Through the Roof

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Chapter 15: Jake and His Family

“When’s the last time you spoke with Missy?” asked Charlotte.

Missy is our mother, Harriet Smalley. Charlotte stopped calling her “Mom” when she was eighteen. Mom is in a nursing home in Bristol, and she’s been there since a life-threatening bout of pneumonia put her in the emergency room. Her overall health was failing, due more to her severe obesity than to any particular ailment. In spite of her age and appearance she still insisted on being called “Missy,” which even to me as a kid seemed like a little girl’s name. Any conversation with her inevitably became a conversation about how she was not being treated with the respect she thought she deserved or how either I, Charlotte, or our dad had embarrassed or failed her. When she was first placed there, I tried to visit her a couple of times a week. That eventually dwindled down to one visit a month and one phone call a week on Sunday afternoons. Any more than that made me want to pull my hair out.

Before I could answer, she added, “I know, Sunday afternoon, right?”

“Why?” I asked.

“I don’t know. I was just wondering why you had so much time to give to Atreyu, but for our mother, all you’ve got is one sterile phone call on Sunday afternoon.”

“Do we have to do this again, Char?”

“Why? Does it make you uncomfortable?”

“I’m just tired of this conversation.”

“I don’t blame you. I’d be tired of it, too.” She poked me in the chest. “You know how to stop it, too, don’t you?”

“What do you want from me?”

“You know what I want. I want the same thing that your daughter wants. I want the same thing that your wife wanted.”

I could feel my face turning red and the knot between my shoulder blades tightening. “Do we have to go there?”

“We all just want a real relationship with you.”

“We have relationships, Charlotte.”

“Yeah, but you’re not in it, Jake.” She gently squeezed my left forearm, “You have to let go of the past.”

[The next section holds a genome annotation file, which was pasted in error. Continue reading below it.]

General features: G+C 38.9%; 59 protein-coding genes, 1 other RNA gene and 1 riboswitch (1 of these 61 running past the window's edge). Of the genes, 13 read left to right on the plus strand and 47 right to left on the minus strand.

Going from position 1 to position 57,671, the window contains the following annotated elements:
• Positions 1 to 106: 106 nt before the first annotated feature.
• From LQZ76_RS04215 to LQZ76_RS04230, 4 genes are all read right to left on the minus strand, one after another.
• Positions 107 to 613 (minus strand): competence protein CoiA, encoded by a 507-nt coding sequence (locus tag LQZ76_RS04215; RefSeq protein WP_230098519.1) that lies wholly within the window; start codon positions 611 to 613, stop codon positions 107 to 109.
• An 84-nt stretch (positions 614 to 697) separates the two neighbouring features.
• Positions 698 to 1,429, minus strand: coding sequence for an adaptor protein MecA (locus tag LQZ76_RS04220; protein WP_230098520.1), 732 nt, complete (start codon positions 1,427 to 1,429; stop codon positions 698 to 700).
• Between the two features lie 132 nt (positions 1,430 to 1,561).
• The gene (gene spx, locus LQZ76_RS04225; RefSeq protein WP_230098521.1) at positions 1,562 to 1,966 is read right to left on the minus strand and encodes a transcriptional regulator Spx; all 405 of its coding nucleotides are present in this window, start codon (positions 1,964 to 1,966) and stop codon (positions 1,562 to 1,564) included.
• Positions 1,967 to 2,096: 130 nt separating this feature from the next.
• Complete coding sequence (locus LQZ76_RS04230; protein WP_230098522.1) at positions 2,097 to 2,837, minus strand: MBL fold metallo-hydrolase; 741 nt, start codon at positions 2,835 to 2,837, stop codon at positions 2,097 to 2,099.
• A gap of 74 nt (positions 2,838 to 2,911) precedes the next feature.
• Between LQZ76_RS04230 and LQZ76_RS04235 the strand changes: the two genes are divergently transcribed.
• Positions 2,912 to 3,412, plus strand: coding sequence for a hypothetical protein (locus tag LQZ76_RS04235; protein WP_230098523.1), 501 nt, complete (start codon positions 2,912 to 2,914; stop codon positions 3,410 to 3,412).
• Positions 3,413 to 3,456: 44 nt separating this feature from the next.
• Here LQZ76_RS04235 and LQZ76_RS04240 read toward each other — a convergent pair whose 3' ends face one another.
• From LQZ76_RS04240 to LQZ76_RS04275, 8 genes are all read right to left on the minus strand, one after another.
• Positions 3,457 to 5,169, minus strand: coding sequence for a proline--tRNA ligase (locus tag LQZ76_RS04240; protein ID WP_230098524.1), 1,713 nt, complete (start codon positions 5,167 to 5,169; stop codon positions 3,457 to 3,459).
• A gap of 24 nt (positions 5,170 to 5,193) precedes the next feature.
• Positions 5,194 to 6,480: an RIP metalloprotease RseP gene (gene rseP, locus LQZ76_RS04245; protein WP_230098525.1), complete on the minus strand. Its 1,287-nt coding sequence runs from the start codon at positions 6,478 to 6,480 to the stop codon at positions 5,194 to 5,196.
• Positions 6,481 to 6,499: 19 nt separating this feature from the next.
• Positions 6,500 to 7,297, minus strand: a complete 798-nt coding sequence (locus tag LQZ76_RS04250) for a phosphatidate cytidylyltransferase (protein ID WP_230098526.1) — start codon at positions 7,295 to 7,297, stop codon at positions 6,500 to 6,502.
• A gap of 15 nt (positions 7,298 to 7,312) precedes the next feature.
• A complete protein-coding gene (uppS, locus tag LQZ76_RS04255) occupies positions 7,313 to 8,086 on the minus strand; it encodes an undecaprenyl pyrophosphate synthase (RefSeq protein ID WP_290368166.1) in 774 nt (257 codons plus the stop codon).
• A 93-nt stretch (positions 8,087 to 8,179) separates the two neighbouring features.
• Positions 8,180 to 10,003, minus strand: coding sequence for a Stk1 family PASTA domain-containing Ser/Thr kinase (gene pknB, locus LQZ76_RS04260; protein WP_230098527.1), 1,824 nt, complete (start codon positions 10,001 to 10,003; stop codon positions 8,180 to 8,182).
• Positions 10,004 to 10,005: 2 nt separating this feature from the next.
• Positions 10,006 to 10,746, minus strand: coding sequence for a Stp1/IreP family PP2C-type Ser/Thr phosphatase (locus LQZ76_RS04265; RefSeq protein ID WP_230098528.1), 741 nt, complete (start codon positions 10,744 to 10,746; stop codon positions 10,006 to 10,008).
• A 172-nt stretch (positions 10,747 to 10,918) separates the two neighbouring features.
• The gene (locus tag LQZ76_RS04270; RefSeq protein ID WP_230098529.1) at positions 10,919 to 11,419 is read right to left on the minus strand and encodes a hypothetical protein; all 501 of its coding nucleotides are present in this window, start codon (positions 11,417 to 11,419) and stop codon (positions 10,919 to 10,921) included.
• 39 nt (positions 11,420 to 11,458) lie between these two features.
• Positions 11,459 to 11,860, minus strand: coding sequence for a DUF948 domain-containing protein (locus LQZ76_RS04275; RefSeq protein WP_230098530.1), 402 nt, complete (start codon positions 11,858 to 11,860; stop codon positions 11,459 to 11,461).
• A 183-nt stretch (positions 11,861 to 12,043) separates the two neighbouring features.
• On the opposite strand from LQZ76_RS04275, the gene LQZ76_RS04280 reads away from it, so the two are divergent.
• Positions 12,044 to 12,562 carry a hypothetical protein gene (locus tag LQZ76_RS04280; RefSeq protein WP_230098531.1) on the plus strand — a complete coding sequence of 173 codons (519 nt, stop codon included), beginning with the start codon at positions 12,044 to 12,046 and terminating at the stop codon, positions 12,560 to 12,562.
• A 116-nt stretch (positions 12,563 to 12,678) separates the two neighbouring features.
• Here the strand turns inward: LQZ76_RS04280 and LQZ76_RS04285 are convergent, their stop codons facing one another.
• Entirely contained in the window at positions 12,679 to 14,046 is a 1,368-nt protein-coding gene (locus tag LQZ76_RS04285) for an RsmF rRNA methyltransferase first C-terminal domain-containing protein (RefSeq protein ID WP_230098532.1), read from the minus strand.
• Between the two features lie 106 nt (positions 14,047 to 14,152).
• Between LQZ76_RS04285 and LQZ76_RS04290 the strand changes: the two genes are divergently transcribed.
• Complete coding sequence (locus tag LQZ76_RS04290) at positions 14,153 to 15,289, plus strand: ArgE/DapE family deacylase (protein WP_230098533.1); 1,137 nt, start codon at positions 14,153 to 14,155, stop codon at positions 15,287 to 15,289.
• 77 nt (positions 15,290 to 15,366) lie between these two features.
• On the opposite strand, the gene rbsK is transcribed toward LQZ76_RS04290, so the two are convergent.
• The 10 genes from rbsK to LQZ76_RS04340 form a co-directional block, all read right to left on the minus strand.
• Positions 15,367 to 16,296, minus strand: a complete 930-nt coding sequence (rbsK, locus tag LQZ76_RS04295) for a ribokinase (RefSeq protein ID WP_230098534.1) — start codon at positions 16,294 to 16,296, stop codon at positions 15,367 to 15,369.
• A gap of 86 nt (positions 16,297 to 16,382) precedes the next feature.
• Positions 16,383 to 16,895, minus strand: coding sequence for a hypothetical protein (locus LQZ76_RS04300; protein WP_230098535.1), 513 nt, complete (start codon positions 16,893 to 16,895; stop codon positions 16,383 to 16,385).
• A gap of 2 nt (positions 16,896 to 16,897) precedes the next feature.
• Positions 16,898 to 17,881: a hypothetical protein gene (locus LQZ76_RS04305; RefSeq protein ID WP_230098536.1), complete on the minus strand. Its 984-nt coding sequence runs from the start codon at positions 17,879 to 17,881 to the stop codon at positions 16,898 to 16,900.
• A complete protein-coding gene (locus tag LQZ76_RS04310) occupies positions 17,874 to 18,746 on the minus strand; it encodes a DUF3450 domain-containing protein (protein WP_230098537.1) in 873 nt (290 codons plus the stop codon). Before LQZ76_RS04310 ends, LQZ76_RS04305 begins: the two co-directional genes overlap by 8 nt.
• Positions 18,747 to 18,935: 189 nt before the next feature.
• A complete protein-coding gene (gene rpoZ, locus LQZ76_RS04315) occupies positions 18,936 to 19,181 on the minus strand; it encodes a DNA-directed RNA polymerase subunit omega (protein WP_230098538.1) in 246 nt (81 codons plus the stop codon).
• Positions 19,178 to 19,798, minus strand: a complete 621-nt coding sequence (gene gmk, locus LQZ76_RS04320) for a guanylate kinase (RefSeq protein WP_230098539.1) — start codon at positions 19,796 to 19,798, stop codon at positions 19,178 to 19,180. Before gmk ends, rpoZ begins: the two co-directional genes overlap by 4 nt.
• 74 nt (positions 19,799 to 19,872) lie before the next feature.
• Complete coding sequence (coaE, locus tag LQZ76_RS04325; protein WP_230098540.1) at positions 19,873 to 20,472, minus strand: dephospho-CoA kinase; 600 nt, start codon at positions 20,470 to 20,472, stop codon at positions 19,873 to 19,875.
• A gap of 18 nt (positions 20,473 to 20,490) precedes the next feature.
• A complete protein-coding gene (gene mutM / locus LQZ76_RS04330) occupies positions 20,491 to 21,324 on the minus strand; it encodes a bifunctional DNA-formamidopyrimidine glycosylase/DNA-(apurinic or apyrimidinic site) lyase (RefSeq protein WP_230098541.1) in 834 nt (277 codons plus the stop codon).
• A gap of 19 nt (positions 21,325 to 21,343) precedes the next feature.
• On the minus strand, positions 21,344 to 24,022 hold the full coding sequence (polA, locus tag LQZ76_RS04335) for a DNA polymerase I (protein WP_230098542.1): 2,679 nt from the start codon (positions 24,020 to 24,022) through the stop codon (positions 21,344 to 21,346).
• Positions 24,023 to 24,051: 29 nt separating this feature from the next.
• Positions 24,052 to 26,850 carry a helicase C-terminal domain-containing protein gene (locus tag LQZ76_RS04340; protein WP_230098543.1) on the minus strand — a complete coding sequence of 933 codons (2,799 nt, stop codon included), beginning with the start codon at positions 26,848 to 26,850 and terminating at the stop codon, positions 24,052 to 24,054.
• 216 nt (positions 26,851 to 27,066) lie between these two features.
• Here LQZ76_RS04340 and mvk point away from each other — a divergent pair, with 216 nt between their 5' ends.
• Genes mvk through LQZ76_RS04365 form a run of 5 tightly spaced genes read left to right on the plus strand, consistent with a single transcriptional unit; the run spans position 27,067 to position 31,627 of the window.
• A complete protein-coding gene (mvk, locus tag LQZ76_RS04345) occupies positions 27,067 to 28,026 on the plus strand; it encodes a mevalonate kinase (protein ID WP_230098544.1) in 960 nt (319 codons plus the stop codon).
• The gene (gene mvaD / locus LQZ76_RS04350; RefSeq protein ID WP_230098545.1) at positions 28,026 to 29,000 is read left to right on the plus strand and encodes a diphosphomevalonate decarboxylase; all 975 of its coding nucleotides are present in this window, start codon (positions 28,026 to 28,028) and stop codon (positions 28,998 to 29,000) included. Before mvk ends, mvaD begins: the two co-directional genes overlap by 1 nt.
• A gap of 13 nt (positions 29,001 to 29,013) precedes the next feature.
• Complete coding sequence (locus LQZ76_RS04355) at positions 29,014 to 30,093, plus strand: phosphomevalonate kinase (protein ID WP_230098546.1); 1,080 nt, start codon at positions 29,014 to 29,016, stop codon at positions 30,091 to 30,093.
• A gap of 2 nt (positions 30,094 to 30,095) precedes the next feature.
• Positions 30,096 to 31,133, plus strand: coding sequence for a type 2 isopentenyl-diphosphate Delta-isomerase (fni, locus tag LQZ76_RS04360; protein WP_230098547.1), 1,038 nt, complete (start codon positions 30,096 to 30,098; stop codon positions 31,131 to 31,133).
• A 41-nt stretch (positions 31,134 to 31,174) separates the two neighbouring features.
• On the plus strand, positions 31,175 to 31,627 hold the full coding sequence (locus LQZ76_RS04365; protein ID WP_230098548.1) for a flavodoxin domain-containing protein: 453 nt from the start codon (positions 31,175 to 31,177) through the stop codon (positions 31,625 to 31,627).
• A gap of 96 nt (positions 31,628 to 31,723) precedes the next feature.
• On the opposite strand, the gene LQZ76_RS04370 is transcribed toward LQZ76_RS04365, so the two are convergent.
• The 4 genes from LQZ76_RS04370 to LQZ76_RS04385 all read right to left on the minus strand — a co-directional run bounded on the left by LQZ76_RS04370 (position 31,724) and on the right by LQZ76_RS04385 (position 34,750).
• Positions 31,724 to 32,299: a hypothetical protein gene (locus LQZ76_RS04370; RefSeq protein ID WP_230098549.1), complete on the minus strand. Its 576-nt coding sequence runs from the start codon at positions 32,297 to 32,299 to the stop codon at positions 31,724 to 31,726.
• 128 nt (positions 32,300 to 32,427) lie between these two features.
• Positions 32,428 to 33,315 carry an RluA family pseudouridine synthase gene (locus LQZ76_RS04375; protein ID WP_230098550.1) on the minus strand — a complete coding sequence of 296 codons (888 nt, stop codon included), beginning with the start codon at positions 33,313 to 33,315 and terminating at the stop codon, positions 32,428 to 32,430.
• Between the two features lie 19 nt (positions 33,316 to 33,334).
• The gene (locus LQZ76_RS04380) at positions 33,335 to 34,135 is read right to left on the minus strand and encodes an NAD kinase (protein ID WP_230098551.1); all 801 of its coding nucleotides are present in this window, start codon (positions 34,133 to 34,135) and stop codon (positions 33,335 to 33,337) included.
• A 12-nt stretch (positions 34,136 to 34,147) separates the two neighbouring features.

She squeezed a little tighter as I squirmed. Waiting until I was looking straight at her, she said, “I’m sorry.”

“I know. You’ve told me that before. It’s not a big deal.”

“It was a big deal, Jake. It was a very big deal. You were a kid, and I left you alone with her.”

“She’s my mother. What were you supposed to do?”

“I’m not blaming me. I did what I had to do. But it hurt you, and you can’t get past it if you don’t admit it happened.”

“It happened, okay? It happened. I do not deny it.”

She shook her head and scowled at me.


“It didn’t just happen, like a current event. It happened to you. And it mattered to you in ways you aren’t admitting.” She moved closer to me as she spoke.

I could feel myself shuffle and lean back from her. “It wasn’t so bad, Char. It really wasn’t.”

Charlotte inched back slightly. “Look, I’ve made my peace with her, but I know how bad it could be. I was with her for ten years before you came along.”

“Were you abused?” I asked. “Neglected?”

She rolled her eyes. “Give me a break. Are you saying that a broken finger doesn’t hurt because it’s not a broken arm?”

“No, but I am saying it was a broken finger and not a broken arm.”

“Are you deliberately trying to be thick? That was my metaphor, and you know darn well what it was supposed to represent.”

“It was a good metaphor,” I said. “And it was just a broken finger.”

“I grew up with her, Jake. I know what it’s like to come home to her with something to talk about. I know what happens to a kid when everything’s competition.”

“That was a long time ago, and I don’t even know what that means.”

“I know what it does to a kid when every time you tell your mother something, she maneuvers it to be about her.”

“Every time?” I repeated.

Ignoring that, she pressed on, “At some point, you just give up. Why bother? Your thoughts don’t matter. Your feelings don’t matter. The only thing that matters is her feelings. So you box it all up.”

“And that’s what you did?”

Putting her hand on my chest, she said, “That’s what you’re still doing.”

I looked down at her hand on my chest and then back up to her. “Are you in counseling again?” I asked.

Shaking her head and stepping back she said, “Does saying that make it easier for you?”

“Does analyzing me make it easier for you?”

“You can be a real hard case, you know that?” she fumed.

“So I’ve been told.”

“Well, it’s true, and it’ll probably give you an ulcer.”

I shrugged.

She frowned. “I’m going to hire Bree,” she said.

When Bree and I began dating in high school, Charlotte wasn’t much of a presence in my life. I was eight when our folks divorced. I was put with our mom, but Charlotte was eighteen and could do what she wanted, so she stayed with Dad until she finished high school and then she joined the Navy. It was Bree who got Charlotte and me back together when she came back to town eight years later. Charlotte learned bookkeeping in the service and then got her associate degree in business. When she returned, she landed a job at an insurance agency where Bree had an after-school job.